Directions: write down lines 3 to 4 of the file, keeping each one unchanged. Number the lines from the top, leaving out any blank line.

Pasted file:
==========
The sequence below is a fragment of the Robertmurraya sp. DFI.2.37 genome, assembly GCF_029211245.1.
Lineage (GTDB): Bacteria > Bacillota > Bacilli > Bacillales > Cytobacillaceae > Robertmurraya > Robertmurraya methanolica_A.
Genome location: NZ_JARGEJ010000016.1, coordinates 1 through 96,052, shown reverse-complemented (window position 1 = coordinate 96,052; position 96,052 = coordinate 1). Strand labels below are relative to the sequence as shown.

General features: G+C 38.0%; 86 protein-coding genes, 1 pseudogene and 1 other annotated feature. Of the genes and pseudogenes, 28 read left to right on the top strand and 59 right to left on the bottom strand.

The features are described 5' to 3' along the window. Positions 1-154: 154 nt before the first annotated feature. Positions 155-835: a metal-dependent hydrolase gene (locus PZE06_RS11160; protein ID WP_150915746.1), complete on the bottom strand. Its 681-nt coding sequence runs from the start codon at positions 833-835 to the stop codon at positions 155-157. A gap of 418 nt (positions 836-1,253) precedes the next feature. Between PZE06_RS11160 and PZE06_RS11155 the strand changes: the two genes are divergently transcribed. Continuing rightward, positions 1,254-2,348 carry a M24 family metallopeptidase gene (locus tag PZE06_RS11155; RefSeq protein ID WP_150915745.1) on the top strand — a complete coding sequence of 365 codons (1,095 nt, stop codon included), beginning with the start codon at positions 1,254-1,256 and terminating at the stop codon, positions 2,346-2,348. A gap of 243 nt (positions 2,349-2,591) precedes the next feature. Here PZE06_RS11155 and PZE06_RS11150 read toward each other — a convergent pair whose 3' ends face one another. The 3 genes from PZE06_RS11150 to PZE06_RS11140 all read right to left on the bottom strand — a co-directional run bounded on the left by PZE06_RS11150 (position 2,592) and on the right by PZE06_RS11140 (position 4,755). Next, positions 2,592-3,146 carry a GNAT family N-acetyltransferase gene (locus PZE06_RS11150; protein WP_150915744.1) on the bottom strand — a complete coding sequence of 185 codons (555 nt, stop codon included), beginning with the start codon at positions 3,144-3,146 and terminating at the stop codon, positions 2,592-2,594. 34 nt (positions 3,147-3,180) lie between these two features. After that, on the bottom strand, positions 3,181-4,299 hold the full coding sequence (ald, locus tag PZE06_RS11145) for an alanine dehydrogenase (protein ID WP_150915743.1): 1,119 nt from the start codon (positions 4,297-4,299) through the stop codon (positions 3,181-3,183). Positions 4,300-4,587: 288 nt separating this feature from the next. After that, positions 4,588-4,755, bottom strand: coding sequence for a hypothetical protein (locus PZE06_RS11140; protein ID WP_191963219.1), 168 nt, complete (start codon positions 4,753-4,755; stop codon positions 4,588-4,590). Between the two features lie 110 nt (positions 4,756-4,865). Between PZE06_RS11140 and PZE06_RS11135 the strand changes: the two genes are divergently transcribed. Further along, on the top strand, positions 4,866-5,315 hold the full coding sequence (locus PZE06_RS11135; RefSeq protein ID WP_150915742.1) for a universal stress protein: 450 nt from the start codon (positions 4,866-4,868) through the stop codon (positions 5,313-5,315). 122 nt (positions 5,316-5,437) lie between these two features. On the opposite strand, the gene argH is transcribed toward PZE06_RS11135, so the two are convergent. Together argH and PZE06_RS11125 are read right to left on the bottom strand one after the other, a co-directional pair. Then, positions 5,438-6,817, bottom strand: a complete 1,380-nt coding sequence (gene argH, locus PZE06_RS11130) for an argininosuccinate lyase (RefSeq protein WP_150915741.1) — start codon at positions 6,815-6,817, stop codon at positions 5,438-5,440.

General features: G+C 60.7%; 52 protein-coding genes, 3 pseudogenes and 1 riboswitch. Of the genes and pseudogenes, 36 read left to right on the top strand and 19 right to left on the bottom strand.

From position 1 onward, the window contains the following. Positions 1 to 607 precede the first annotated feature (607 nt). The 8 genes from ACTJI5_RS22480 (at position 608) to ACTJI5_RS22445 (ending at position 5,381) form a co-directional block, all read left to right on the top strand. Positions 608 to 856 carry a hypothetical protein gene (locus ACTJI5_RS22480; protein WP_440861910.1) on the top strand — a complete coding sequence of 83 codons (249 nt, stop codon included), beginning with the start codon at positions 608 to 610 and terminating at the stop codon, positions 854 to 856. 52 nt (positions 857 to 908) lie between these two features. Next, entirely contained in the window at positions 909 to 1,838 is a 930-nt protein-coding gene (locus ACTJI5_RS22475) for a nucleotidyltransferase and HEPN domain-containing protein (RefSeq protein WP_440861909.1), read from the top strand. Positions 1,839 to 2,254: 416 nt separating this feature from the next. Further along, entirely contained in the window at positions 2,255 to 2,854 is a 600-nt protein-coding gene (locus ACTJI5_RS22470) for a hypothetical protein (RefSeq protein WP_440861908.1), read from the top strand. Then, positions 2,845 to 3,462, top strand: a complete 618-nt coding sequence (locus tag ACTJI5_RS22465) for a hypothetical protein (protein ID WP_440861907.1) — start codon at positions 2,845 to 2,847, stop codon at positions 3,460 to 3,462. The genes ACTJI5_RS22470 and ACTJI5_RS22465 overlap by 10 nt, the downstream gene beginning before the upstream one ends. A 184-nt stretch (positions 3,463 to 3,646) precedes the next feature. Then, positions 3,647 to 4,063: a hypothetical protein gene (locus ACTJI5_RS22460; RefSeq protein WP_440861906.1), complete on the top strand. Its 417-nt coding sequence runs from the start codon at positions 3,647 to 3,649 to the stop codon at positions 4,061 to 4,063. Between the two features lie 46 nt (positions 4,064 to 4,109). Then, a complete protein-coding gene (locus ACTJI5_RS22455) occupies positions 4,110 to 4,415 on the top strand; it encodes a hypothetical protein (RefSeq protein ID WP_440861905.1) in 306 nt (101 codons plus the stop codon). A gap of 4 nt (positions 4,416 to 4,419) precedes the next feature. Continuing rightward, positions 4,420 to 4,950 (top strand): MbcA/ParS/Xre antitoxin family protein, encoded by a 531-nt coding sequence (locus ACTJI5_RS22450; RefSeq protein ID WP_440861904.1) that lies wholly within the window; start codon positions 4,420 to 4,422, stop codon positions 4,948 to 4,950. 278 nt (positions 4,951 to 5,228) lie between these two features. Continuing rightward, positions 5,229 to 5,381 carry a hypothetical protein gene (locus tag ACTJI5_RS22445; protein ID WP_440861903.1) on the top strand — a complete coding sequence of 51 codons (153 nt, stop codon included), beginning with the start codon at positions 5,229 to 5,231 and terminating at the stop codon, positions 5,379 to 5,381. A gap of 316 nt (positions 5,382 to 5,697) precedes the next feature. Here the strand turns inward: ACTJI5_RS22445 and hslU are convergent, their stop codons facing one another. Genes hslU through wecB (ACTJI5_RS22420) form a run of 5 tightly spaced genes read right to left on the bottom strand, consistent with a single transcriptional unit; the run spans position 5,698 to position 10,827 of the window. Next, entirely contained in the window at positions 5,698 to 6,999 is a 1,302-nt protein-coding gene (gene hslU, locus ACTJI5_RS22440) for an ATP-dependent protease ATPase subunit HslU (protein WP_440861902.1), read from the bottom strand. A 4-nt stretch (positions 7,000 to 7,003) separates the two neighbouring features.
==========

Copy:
Genome location: NZ_JARGEJ010000016.1, coordinates 1 through 96,052, shown reverse-complemented (window position 1 = coordinate 96,052; position 96,052 = coordinate 1). Strand labels below are relative to the sequence as shown.

General features: G+C 38.0%; 86 protein-coding genes, 1 pseudogene and 1 other annotated feature. Of the genes and pseudogenes, 28 read left to right on the top strand and 59 right to left on the bottom strand.